I arrived in UCD (Earlsfort Terrace) in 1957 as a country boy without much idea of what I was going to study. Because my impecunious state dictated that I should go for a faculty which held out the promise of a quick transit from university to earning capability, I settled on Commerce, while keeping opening the arts possibility by adding Latin in my first year. I took Irish for first commerce and observed the look of dismay in Professor Tomás de Bhaldraithe’s face when I told him at the end of the first year that I would not be pursuing Celtic Studies but instead would be selling my soul to Commerce.
Of all my professors, the person who most impressed me with his intellect and learning was George O’Brien. I stress this because his aged appearance (reflecting no doubt period of poor health) in class and low key lecturing style meant that many of the pupils totally ignored him and spent the class hours chatting away among themselves. Poor George used to lose his temper twice or three times a year and deliver a warning about the class behaviour, but this reached only as far as the first row of the class….which was generally composed of the very diligent note taking nuns ! Being the thorough gentleman that he was, George would then follow up by issuing an apology for losing his temper.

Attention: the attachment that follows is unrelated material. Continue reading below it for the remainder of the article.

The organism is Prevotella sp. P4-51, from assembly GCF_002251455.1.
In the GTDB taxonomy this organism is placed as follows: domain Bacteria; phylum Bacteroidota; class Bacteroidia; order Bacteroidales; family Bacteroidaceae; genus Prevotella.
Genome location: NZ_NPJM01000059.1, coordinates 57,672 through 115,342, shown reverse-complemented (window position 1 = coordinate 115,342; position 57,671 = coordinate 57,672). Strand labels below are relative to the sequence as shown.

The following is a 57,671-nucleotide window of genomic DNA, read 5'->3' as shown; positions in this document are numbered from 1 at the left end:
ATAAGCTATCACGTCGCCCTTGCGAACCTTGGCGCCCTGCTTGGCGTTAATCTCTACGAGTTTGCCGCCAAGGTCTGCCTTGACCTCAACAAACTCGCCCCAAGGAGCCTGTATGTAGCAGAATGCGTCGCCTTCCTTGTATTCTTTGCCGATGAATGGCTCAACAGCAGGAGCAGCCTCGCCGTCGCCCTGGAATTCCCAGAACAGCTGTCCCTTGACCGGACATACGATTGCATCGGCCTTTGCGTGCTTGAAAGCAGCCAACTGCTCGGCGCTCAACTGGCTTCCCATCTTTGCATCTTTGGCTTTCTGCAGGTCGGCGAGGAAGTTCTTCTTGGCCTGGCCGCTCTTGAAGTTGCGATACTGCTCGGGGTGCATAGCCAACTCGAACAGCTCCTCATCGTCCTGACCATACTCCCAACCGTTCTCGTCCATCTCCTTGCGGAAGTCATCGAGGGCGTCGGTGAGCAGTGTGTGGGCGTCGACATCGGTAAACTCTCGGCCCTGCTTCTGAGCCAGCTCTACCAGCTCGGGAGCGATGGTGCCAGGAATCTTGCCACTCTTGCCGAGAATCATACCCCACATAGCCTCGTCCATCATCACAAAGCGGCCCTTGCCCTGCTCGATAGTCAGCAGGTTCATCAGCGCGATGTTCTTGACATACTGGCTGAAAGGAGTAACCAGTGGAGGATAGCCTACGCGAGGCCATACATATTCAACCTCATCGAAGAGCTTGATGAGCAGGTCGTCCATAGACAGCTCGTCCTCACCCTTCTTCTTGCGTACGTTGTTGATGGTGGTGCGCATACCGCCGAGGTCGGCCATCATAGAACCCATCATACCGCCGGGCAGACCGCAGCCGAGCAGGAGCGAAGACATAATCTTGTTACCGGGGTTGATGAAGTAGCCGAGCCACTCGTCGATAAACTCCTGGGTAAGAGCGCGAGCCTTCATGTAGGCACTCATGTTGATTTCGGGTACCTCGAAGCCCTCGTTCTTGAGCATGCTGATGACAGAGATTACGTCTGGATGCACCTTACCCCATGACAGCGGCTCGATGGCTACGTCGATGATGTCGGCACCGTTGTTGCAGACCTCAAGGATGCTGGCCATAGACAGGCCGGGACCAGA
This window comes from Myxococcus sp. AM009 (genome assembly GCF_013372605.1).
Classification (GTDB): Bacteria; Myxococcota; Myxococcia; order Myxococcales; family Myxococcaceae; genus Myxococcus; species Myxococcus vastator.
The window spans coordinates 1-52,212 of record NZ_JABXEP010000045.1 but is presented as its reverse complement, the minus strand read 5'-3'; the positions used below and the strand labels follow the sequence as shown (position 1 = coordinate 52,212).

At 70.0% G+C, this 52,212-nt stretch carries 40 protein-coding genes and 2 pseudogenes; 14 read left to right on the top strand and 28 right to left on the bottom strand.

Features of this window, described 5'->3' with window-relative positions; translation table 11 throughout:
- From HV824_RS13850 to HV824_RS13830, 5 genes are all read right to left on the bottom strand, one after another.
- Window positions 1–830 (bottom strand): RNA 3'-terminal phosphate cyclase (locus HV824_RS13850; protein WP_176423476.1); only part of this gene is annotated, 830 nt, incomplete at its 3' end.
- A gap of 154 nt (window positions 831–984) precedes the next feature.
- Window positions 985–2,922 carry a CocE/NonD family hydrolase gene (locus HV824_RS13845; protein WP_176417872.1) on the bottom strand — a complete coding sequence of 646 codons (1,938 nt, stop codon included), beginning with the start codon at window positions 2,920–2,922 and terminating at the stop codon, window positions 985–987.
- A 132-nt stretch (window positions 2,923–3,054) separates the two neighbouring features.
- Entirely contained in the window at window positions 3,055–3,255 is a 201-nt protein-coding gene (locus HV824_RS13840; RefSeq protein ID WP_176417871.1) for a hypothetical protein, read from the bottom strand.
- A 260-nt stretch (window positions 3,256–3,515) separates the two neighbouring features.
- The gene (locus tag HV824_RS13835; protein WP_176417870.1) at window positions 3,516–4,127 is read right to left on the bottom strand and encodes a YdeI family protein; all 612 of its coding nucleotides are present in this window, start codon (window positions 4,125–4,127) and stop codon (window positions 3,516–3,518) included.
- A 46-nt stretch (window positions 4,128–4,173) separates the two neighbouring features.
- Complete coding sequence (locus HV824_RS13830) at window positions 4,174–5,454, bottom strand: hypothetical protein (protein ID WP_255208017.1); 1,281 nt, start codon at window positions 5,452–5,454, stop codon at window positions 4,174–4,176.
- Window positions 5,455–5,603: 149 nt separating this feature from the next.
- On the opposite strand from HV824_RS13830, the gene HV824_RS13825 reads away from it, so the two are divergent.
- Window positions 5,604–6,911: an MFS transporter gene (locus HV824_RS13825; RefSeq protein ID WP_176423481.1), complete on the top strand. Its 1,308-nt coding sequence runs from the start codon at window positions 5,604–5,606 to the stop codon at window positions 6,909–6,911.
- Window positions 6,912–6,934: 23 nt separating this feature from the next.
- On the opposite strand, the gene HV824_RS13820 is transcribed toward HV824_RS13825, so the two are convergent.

Among the professors whom I was privileged to have were Michael McCormack, Paddy Lynch and Garret FitzGerald.
In my spare time I attended Russian classes (for science students) given by Capt Mark Bates, which unexpectedly proved quite useful to me later in life.
Being a keen Gaeilgeoir I was a member of the Cumann Gaelach, which was quite a lively, rumbustious and iconoclastic society.
The UCD chaplain was Fr. Touhy, a very likeable and decent man doing his best in an intellectually repressive period. The student magazine “Yoohoo” ran an interview with Brendan Behan in which his declaration that the university should not be a seminary combined with a cartoon of a couple outside that chaplain’s office, with the girl showing a bump in front, brought the banning of this magazine by the university authorities. Poor gentle Fr. Touhy was reduced to describing the magazine as “immature”.
The L&H reacted at around this period by debating a motion “That Little Men Cast Long Shadows When the Sun is Setting”.
There was something of a social divide between us “Culchies” and the Dublin city students, partly no doubt due to the fact that many of the City students had been classmates at various schools in Dublin or close by. This barrier took a long time to dissipate.
Despite what might now be considered certain negative aspects of UCD, I personally found my stint in UCD both very enjoyable and rewarding. Of course we also made lifelong friends from this period. When I subsequently went to study economics in University of Chicago I found that with the basic grounding which I had received in UCD, I was able to compete successfully in a tough US post Grad University.